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Green Flags when seeking your Aesthetic Practitioner

  • Every few weeks of late, it seems, we are seeing posts on social media of young women with rare complications due to injectables, namely, dermal filler.
  • Not that long ago, it was a young woman who posted of her experience on TikTok.
  • Shortly after, well known influencer Lily Ghalichi posted of her own experience with a blocked blood vessel, ie a vascular occlusion, a well known, if rare side effect of dermal fillers, to her Instagram and how it was treated when caught (early).

Yesterday another young woman from the USA posted and what stood out to me this time, was the way she presented her story and the red flags present within it, to anyone who knew what to look for. It got me thinking, why are more people not aware of what red flags to look out for and by the same token, what green flags to indicate you are in safe hands? 

So I posted on my own IG, to try and educate those who choose to have dermal fillers.

What are some safety features, or GREEN flags you should be looking out for in your aesthetic practitioner?

  • their qualifications - in Australia currently, injecting S4 drugs (anti wrinkle treatments, dermal fillers and other related drugs) are limited only to AHPRA registered medical practitioners - nurses, doctors, dentists. Is your practitioner registered and of good standing with AHPRA?
  • their experience? How many years post graduate are they? Injectables flooded the market a decade or more ago, and it is becoming more and more common to see people taking up the briefest of training simply to be able to go into aesthetics, often without much or any post graduate experience.
  • do they take their time with you in the consultation or is it designed to convert you? Do you feel pressured to proceed with the treatment on the day? Do they cover complications in a way that is designed to be realistic or simply to get you to proceed?
  • when, not if, when, something does go wrong, do they have a safety net in place to help you until the concern is resolved, or a way to refer you to someone else who can help? Do they have the necessary drugs stocked and ready to go? Do they practice in a location whereby if you had an emergency at 11pm, they can open the clinic or salon to see you if needed?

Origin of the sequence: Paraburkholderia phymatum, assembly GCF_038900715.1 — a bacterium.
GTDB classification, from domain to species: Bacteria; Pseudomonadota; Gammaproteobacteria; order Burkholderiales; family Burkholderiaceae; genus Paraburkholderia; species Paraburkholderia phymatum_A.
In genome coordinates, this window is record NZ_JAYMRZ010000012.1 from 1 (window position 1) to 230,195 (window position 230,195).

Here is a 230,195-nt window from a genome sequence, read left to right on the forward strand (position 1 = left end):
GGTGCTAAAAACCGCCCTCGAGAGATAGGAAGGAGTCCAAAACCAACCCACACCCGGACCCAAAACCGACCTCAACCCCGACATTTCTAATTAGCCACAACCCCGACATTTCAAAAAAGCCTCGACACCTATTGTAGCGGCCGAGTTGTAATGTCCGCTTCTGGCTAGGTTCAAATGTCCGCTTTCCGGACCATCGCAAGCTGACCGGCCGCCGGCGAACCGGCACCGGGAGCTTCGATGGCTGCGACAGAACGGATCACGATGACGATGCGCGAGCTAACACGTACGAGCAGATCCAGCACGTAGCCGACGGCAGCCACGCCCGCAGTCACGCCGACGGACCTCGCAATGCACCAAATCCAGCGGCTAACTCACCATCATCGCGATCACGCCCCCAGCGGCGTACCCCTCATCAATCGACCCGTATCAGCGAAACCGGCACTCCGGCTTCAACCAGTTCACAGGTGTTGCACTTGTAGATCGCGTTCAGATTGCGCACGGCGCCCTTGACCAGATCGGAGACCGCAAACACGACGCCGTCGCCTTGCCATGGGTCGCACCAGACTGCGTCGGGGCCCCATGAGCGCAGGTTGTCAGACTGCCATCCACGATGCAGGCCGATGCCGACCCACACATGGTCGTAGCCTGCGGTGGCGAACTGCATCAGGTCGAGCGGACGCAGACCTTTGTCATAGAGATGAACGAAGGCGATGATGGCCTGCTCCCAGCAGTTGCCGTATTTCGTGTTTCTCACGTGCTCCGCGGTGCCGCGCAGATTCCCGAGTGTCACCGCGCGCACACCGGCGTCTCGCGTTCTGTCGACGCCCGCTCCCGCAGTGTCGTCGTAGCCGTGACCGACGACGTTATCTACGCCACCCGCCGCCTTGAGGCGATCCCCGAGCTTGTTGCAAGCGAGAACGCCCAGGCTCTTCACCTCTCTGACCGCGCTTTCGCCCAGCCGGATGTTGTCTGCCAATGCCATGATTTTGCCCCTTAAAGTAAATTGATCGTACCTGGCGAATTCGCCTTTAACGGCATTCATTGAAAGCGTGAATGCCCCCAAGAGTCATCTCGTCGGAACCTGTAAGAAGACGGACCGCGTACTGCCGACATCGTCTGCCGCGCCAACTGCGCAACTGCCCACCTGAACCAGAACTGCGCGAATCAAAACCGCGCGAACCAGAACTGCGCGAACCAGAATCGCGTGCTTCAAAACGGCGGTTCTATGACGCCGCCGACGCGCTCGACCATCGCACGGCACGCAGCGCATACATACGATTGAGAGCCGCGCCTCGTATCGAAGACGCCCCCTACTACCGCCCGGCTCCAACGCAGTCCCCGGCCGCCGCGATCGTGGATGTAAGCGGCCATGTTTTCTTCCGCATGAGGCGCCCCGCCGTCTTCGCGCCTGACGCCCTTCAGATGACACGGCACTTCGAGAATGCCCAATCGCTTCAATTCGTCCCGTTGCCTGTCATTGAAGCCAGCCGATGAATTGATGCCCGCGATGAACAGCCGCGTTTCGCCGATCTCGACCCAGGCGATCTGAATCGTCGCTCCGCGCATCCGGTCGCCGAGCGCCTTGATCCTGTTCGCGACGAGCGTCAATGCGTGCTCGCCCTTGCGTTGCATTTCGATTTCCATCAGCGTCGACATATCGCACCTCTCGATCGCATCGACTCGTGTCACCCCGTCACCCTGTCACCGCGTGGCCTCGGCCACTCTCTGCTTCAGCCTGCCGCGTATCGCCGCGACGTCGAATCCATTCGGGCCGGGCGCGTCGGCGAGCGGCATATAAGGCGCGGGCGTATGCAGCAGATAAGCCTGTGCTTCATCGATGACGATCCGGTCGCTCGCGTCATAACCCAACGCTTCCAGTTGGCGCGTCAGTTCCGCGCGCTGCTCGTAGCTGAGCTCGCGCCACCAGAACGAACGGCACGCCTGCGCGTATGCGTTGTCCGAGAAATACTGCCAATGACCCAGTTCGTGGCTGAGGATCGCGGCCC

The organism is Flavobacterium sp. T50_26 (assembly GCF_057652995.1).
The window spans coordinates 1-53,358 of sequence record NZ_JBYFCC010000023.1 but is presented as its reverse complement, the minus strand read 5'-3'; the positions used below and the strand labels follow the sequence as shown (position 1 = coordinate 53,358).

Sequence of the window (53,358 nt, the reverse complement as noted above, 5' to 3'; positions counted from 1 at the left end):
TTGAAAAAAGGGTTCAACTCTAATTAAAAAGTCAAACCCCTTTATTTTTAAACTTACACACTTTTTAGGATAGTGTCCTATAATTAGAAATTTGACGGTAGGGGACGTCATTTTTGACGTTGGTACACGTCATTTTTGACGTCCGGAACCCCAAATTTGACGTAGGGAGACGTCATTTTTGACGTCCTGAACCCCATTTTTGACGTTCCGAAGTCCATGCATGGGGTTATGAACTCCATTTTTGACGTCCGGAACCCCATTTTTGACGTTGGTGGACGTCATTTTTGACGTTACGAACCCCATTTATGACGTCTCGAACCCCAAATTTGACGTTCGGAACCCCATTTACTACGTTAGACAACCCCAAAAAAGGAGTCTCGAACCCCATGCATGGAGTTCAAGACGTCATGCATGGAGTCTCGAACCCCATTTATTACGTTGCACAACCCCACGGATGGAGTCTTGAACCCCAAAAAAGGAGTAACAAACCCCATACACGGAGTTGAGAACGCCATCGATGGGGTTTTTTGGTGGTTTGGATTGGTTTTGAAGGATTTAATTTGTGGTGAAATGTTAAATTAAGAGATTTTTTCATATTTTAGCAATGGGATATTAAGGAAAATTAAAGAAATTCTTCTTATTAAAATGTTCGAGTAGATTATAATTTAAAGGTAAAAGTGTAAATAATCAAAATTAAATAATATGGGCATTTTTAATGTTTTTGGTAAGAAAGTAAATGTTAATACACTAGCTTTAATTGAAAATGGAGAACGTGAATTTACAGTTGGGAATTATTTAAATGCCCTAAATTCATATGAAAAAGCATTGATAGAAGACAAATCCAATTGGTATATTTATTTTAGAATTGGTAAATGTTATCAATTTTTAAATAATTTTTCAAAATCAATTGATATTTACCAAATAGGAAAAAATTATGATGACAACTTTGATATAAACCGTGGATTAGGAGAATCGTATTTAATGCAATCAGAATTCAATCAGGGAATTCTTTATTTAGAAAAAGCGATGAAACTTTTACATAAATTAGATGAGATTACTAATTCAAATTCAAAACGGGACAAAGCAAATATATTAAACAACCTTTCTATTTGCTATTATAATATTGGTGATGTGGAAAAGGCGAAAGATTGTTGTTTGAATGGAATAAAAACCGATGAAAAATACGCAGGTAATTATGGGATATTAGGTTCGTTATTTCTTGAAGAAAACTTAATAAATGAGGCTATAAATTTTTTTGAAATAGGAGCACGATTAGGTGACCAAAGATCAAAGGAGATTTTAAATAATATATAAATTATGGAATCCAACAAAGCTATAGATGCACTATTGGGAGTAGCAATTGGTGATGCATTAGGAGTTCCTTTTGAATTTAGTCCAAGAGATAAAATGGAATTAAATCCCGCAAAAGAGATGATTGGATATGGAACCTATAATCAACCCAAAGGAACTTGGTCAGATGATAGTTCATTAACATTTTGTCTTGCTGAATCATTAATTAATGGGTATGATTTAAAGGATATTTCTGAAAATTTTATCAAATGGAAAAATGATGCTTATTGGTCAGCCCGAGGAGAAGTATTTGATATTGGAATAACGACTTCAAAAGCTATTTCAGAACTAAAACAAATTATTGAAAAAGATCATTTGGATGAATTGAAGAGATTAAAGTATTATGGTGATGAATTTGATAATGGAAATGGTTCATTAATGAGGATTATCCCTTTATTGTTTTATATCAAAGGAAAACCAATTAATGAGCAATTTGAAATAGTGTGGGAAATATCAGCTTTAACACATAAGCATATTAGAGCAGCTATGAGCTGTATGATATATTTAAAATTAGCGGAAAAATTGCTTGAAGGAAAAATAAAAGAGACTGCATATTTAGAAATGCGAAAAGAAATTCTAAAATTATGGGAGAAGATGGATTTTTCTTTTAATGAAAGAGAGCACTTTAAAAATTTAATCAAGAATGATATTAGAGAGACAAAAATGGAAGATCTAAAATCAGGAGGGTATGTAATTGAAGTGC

• do they have a clear aftercare plan and system to check all is well and a means for you to contact them if you have concerns?

When and if there are complications, can you rely on them to be there with you and to refer you appropriately if it is out of their skillset, until the issue is resolved?

Beauty and Aesthetics especially, is a multi-billion dollar industry and it feels some days like everyone wants in because the demand is so huge. Unfortunately even though we are not like the UK, where literally anyone can inject and buy drugs off eBay, we are still a largely unregulated industry and people are frequently sold the illusion that it is “just beauty” and the “customer is always right”. 

Many practitioners seem to undersell the gravity of rare but serious complications when talking to and consenting patients. It is often sold as “fun”, “sexy” and with minimal complications.

Patients are often shocked when they’re told about the rare but serious risk of vascular occlusion or even blindness, even though they have had filler elsewhere before.

Others report feeling pressured into it on the day due to hefty consultation fees redeemable only with treatment on the day.

It is worth remembering that as AHPRA registered practitioners, doctors, nurses and dentists have a duty of care, which includes “first do no harm”, to act always in the patient’s best interests, to not be seen to be inducing vulnerable people (incentives, specials, posting testimonials and even using drug names are all prohibited in Australia) even and especially if that means saying no and not placing undue pressure on the day to “convert” regardless of whether that is what the patient wants or expects.

I tend to tell patients not to rush, that aesthetic treatments, by their very nature, are entirely non essential, and to take the time; I tell them they should not feel or be rushed especially if doing so will lead to regret.

  • at best these patients may report feeling rushed, pressured or unhappy.
  • at worst, they may end up with an avoidable complication (which can occur in the best, most experienced hands) that is missed due to rushing or inexperience. 

It is time we begin to reassess our relationship with medical aesthetics - they aren’t usually a one-size-fits-all, they aren’t without risks including severe complications, especially when missed and they are not something that should ever be taken up on impulse. Unlike other aspects of beauty such as hair, nails and makeup, breaking the skin barrier carrier risk every single time and your skin and your face deserve the necessary diligence before you proceed. 

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